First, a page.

Veteran Lesson VI: Don't Let Perfect be the Enemy of Good (Ten Veteran Lessons for Every Day)
Striving for excellence does not have to go hand in hand with the debilitating condition of perfectionism. Once, when I worked for the Ole Miss baseball program, our team chaplain, Wes Yeary, asked each of our players what they would do if given “86,400.” One of those who was asked to chime in, a future Major League star and World Series champion, listed off luxury items. Others had similar answers. After a couple minutes, Wes said, “Each of you have the same currency each day – 86,400 seconds. How you decide to spend those seconds impacts what kind of day you’ll have and what kind of impact you’ll make on others.”
The team was floored, and with a new mindset, closed out the regular season on a hot streak that carried deep into the NCAA postseason. Wes knew that time is valuable and wanted to convey to the team that every extra cut in the cage, every moment spent in the film room, and every extra repetition in the gym pays dividends on the road to having a championship program.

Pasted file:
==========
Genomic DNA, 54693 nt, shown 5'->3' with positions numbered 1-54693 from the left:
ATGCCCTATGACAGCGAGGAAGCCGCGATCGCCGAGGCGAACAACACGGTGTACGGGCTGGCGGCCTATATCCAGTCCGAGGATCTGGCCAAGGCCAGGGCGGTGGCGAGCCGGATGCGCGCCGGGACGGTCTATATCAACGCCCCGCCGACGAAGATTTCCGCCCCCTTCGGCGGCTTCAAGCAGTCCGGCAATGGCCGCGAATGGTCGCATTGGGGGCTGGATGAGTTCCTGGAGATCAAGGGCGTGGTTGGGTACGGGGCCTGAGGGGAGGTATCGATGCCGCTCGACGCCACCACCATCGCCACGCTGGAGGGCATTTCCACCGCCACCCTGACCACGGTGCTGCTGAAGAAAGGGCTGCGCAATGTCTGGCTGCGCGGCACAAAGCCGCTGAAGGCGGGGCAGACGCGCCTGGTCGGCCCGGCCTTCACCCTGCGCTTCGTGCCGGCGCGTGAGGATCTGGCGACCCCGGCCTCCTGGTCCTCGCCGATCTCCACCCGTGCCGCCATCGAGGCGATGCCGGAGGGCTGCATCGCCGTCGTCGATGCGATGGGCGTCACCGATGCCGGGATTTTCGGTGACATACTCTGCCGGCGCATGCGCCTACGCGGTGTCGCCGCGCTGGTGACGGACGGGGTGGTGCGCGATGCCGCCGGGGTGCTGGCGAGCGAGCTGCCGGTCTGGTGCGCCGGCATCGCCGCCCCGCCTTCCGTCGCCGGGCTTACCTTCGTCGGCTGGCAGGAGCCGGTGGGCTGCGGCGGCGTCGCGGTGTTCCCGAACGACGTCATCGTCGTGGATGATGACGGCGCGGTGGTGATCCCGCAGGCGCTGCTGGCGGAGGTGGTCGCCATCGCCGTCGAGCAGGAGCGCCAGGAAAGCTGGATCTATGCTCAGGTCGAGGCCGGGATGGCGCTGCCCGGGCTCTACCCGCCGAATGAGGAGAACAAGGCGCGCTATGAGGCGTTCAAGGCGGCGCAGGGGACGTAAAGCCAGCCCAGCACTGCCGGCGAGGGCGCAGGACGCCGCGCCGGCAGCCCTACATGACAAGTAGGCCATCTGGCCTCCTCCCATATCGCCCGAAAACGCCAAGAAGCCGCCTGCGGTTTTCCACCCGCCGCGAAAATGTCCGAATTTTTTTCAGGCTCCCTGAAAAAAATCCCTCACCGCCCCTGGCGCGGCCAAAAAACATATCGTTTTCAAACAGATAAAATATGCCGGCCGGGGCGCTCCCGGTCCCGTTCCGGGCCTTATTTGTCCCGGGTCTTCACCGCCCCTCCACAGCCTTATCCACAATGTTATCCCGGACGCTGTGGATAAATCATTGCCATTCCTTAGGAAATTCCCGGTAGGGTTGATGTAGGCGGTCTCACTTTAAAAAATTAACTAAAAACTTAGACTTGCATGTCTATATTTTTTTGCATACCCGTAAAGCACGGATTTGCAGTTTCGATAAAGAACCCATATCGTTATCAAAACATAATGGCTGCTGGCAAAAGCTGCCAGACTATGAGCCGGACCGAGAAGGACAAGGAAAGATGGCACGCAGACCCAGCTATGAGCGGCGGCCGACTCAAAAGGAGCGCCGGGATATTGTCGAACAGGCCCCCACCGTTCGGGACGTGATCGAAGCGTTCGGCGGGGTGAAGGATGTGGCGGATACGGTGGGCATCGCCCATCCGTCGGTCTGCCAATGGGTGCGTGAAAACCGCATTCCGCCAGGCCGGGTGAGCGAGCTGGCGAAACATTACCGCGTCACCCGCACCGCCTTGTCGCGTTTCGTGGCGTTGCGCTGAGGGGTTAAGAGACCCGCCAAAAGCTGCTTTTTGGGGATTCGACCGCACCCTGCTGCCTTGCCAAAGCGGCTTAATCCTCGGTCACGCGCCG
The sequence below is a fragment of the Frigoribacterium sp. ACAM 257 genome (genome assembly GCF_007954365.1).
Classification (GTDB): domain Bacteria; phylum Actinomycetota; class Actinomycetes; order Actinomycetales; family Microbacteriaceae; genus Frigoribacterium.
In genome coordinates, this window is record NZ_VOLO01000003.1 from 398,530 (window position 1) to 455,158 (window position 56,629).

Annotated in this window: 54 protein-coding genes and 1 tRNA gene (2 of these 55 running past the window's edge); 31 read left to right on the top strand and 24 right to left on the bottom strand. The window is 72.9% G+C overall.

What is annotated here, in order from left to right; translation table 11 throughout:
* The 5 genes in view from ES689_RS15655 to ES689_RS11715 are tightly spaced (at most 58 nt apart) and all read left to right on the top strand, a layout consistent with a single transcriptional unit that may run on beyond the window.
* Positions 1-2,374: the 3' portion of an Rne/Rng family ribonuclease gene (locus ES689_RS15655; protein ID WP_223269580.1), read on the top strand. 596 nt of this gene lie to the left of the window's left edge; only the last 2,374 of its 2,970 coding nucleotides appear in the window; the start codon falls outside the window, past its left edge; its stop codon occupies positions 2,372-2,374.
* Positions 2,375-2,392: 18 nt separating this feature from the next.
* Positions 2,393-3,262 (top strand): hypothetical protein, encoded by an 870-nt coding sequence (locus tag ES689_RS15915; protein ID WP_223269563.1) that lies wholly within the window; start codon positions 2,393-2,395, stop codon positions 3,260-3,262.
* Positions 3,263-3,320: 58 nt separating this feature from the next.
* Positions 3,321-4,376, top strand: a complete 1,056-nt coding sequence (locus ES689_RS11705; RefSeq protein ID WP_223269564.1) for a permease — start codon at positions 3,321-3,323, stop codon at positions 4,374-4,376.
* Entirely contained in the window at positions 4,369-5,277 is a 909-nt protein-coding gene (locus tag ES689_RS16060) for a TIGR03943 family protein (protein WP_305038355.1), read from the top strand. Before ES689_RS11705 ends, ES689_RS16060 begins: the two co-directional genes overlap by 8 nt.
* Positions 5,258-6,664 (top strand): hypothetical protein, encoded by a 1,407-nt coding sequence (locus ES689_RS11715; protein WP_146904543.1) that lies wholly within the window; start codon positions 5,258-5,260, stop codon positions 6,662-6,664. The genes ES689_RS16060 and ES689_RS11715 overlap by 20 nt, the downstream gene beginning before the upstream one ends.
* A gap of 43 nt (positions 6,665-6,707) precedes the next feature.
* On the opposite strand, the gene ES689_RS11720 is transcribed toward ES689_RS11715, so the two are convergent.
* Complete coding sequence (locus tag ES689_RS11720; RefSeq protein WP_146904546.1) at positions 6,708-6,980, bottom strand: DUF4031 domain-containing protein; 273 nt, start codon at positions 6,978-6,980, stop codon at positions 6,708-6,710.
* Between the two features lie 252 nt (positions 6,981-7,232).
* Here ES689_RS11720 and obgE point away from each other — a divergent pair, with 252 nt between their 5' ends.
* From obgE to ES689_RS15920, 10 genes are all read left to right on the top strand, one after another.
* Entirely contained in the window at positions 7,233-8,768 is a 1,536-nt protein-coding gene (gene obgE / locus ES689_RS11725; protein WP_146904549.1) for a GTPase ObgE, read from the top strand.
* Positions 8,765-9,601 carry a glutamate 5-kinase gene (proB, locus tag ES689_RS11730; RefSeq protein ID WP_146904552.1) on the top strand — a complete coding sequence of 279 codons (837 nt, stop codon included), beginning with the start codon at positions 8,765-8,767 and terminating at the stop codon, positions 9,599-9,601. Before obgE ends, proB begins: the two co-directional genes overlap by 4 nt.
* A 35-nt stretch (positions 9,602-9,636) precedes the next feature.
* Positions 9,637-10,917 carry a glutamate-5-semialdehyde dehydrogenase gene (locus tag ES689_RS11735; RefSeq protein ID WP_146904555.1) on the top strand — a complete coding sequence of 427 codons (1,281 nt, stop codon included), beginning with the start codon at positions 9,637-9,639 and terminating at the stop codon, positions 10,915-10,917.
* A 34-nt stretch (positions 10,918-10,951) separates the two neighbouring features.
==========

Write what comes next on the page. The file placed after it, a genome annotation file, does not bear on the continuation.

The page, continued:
Athletes can fall victim to perfectionism. A pitcher focused too much on velocity and not enough on changing speeds and hitting spots endangers his ability to get hitters out and go deep into games. Hitters focused on anything other than consistent, hard contact are more vulnerable to piling up strikeouts and being fooled at the plate. Offensive linemen who forget the snap count or don’t fire off the line because they’re worried about footwork allow the defensive linemen to take a split-second advantage than may stop a play in the backfield.